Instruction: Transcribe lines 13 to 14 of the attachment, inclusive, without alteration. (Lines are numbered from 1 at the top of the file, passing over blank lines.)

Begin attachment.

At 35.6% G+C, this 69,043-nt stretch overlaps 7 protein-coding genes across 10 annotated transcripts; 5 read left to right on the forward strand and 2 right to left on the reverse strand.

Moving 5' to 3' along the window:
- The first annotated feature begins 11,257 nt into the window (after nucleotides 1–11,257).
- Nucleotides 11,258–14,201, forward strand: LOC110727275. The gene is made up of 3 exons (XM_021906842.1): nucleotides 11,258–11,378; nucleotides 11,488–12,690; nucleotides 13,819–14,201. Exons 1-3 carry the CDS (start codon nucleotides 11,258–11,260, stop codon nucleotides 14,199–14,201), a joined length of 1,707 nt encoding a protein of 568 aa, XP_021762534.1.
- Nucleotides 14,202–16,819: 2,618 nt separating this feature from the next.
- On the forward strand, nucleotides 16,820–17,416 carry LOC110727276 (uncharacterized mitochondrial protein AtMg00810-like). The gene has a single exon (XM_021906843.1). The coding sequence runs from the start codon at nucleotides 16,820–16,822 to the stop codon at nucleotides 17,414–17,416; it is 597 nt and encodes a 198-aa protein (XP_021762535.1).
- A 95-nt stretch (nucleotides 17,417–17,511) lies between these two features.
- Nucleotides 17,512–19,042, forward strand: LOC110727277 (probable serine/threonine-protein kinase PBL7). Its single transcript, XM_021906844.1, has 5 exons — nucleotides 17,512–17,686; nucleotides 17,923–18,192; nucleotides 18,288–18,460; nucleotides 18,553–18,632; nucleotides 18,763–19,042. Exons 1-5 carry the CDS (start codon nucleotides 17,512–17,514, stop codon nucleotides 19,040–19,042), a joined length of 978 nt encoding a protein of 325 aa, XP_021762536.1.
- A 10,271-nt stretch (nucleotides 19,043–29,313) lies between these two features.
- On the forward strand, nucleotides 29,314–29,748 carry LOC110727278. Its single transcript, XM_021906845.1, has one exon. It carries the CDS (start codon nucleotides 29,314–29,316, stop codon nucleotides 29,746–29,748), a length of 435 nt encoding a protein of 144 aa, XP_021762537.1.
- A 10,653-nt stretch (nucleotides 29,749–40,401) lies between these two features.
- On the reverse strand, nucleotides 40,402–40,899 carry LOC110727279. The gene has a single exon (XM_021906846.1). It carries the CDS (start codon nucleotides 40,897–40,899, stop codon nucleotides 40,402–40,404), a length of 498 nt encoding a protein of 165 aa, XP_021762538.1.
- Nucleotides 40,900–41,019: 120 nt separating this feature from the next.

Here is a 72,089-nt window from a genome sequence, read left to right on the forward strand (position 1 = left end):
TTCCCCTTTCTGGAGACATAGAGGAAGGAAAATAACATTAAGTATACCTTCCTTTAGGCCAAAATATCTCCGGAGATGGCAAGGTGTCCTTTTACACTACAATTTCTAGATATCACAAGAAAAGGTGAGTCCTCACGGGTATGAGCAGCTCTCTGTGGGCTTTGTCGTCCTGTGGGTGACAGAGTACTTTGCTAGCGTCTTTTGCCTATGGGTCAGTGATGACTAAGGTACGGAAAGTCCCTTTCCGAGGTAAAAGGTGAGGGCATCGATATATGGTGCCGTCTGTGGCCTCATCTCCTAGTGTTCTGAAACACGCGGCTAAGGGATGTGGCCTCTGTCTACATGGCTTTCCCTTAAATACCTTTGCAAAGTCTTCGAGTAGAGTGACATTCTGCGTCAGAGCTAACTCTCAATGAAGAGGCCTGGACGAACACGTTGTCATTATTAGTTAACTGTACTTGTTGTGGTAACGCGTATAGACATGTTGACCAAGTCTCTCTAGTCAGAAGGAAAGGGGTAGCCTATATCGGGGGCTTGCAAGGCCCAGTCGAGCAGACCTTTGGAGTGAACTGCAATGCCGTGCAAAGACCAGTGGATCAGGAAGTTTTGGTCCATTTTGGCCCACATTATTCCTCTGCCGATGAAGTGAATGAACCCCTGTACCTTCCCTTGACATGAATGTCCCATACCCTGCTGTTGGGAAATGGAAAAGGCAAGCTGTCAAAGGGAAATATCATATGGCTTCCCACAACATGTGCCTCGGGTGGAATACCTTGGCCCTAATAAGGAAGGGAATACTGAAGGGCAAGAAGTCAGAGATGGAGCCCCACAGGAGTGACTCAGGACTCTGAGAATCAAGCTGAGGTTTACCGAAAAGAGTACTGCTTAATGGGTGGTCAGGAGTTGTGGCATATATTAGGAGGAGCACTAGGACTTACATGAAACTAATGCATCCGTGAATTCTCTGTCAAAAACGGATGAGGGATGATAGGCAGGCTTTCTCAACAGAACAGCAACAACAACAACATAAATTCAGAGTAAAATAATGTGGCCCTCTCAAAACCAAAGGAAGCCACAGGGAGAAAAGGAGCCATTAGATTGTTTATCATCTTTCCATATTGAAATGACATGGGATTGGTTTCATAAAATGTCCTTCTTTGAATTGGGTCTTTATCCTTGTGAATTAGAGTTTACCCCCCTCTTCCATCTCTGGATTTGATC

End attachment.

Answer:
- Nucleotides 40,900–41,019: 120 nt separating this feature from the next.

Here is a 72,089-nt window from a genome sequence, read left to right on the forward strand (position 1 = left end):